You Can, In Fact, Die Of A Broken Heart, According To Research

Here's how grief affects the body.

devastated woman holding hand over her heart - Yuri A | Shutterstock

New research shows that a broken heart can actually kill you. 

A study published in Ageing and Immunity found that elderly people who have just experienced the death of a loved one are more vulnerable to infectious diseases.

You can, in fact, die of a broken heart says research.

RELATED: Do These 8 Things After A Breakup To Heal Your Broken Heart ASAP


Anna Phillips, a professor of behavioral medicine at the University of Birmingham’s School of Sport, Exercise, and Rehabilitation Sciences studied two small groups of mourners. One group had an average age of 32, and the other group was significantly older with an average age of 72. There was a third group that acted as the control by being the ones who hadn't lost a loved one.

“You know when you hear about an older couple and one of the spouses dies, and then a short time afterward, even though the other one was relatively healthy, they die [as well]?” said Phillips, “We wanted to get into the science behind that and see how this effect of bereavement was getting inside the body and speeding up mortality.”


RELATED: 7 Subtle Signs It’s Time For You To Move On From Your Partner

After they compared each group's health they found that the elderly mourners had less function in their white blood cells, which typically help fight off infections. The younger group of mourners seemed to only be affected psychologically.

“Even though [members of] the bereaved younger group were equally as psychologically affected, we didn’t see the physiological changes that you see in the older group,” Phillips said, a difference the researchers attribute to age-related hormone fluctuations.

Cortisol is a stress hormone in the body, and the effects of it weaken the immune system. It is balanced by a hormone called DHEA, which bolsters the effectiveness of neutrophils. But when someone turns 30, their DHEA levels start to drop, leaving their immune system more vulnerable to cortisol’s influence in times of stress.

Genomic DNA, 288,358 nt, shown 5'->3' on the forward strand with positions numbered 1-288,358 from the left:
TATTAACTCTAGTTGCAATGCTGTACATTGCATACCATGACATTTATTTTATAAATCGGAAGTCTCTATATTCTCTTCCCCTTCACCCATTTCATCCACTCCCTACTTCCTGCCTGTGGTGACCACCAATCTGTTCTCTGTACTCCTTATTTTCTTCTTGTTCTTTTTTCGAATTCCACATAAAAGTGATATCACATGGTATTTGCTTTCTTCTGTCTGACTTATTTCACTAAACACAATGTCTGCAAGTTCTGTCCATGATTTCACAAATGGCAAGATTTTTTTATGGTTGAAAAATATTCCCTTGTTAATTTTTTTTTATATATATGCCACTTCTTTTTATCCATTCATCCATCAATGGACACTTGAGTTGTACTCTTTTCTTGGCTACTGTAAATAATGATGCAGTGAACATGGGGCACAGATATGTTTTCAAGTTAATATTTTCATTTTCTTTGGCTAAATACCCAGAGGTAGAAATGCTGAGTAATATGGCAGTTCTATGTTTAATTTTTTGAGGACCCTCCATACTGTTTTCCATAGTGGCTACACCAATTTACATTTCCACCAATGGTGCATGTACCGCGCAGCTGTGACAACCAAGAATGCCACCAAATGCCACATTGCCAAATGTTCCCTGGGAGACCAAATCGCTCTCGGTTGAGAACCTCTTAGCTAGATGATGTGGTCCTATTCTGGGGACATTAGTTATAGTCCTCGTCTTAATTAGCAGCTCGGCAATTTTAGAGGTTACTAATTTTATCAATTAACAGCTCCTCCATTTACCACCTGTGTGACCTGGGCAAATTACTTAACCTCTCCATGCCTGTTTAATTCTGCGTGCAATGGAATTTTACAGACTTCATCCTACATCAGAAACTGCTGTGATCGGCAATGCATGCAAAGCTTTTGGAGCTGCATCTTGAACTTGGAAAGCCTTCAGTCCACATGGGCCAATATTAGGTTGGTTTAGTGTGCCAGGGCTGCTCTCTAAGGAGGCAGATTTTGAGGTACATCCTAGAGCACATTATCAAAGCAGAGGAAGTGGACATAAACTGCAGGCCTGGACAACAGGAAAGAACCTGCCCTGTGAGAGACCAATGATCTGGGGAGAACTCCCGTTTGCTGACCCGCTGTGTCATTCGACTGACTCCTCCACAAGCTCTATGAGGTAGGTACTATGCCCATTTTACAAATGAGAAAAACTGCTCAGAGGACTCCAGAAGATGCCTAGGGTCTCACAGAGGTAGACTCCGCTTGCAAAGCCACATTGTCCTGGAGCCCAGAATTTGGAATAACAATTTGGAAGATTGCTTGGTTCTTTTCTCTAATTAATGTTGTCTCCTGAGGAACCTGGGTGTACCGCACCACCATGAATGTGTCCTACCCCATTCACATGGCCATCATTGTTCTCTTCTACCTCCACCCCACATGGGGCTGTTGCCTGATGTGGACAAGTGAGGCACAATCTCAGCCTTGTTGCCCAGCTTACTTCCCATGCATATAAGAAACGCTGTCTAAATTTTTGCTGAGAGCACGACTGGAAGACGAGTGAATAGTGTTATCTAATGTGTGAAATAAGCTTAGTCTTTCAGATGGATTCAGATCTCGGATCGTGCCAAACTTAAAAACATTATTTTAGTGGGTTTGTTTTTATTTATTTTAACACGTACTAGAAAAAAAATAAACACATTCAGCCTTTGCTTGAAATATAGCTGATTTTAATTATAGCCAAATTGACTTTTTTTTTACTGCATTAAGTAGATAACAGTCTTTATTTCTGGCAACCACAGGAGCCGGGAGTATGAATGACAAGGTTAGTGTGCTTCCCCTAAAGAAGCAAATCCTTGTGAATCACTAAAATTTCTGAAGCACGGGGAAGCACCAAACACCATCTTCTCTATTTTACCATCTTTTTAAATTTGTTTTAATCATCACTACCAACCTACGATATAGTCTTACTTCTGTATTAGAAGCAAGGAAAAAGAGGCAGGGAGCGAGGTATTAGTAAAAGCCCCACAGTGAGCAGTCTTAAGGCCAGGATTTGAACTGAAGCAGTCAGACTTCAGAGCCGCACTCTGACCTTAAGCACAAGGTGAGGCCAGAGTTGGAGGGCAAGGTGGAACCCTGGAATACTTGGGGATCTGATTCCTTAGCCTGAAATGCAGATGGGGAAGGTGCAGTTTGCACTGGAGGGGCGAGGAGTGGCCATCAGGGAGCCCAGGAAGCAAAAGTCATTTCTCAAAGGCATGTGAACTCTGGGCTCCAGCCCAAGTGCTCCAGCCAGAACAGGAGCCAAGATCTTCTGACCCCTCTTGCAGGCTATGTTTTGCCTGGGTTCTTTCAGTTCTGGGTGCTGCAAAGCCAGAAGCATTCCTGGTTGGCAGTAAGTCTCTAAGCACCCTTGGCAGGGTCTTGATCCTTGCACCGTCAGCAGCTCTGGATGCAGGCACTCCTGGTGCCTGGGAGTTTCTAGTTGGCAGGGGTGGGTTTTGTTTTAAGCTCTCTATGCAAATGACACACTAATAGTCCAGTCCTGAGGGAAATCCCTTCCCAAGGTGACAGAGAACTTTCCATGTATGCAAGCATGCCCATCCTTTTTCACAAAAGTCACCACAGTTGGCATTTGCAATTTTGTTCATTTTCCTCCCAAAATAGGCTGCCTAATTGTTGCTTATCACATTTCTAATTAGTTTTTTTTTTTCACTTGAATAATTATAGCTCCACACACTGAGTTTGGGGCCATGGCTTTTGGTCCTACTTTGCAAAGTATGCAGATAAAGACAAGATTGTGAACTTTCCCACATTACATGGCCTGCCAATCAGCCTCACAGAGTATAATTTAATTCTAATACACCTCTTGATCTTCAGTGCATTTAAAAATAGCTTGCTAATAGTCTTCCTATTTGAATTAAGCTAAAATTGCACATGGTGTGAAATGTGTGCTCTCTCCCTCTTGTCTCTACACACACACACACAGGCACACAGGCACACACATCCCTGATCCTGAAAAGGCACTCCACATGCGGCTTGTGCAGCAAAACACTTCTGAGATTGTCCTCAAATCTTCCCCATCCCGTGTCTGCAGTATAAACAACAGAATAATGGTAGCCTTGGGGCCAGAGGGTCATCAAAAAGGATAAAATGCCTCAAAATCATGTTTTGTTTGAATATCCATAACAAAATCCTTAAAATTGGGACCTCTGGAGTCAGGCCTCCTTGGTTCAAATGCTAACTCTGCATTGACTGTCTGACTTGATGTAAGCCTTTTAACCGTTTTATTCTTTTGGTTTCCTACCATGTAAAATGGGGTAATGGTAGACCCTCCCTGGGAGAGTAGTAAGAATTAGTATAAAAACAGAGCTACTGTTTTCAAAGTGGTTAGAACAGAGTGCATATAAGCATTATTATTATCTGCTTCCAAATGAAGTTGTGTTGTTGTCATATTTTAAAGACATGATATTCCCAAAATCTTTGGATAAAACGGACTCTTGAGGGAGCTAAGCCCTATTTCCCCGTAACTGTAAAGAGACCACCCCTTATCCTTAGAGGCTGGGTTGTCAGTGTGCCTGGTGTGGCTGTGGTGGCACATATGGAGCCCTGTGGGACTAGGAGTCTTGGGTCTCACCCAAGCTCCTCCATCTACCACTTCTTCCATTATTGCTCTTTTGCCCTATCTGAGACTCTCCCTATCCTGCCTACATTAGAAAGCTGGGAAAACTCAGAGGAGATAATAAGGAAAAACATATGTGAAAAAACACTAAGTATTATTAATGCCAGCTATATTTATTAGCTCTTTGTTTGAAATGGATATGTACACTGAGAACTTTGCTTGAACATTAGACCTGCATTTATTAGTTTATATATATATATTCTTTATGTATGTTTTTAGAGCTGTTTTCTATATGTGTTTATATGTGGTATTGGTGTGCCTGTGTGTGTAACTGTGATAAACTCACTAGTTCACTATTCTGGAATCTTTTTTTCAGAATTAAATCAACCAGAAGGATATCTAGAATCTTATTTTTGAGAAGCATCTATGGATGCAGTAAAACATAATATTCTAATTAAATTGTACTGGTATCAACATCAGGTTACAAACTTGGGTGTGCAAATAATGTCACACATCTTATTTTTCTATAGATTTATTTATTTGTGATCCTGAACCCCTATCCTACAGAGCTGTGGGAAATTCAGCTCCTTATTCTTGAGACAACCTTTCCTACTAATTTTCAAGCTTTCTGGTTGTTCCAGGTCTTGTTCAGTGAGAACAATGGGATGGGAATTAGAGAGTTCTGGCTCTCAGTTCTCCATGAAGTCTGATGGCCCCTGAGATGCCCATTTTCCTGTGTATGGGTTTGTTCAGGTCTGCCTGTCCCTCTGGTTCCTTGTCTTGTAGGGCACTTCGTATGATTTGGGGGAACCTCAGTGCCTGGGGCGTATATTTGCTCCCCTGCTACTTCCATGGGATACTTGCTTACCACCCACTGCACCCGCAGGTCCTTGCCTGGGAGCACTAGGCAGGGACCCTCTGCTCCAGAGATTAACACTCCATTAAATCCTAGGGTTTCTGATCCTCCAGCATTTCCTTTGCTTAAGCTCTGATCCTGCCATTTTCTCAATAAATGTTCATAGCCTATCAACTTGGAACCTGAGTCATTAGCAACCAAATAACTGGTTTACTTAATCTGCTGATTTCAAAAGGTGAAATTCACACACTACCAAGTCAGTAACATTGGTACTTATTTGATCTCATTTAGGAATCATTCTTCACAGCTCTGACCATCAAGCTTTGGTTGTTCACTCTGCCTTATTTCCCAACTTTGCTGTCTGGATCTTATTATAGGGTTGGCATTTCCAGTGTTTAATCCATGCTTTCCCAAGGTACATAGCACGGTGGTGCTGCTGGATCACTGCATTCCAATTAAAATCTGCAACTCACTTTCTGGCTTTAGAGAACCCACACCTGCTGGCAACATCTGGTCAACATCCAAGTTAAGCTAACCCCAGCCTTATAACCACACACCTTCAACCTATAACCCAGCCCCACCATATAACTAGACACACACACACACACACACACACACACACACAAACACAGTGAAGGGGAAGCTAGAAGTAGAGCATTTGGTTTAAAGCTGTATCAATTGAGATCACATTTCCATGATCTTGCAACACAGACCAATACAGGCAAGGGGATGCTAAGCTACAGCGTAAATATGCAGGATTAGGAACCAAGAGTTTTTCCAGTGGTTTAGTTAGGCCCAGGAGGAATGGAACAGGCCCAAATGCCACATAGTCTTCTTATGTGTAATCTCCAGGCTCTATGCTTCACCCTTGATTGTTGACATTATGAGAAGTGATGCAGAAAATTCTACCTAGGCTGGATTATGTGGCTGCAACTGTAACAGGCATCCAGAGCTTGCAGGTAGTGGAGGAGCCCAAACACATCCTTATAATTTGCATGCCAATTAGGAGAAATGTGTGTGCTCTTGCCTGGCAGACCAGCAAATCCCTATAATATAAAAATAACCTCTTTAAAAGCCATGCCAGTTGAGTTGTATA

RELATED: 9 Things You Definitely Shouldn't Do After A Breakup

That would explain why you hear of so many elderly couples dying within hours of each other but don't get the same headlines for couples in their younger years.

So it turns out “broken heart syndrome” is a real thing. The scientific term for it is known as takotsubo cardiomyopathy, and it happens when extreme emotional stress causes one of the heart’s chambers to balloon, triggering symptoms similar to those of a heart attack. Unlike in a heart attack, though, the condition is usually reversible and very rarely fatal, according to the American Heart Association, with a recovery time as short as a few days.

So, looks like dying of a broken heart doesn't only happen in The Notebook.


RELATED: 11 Signs You Have Emotional Trauma From A Broken Heart

Nicole Weaver is a senior writer for Showbiz Cheat Sheet whose work has been featured in New York Magazine, Teen Vogue, and more.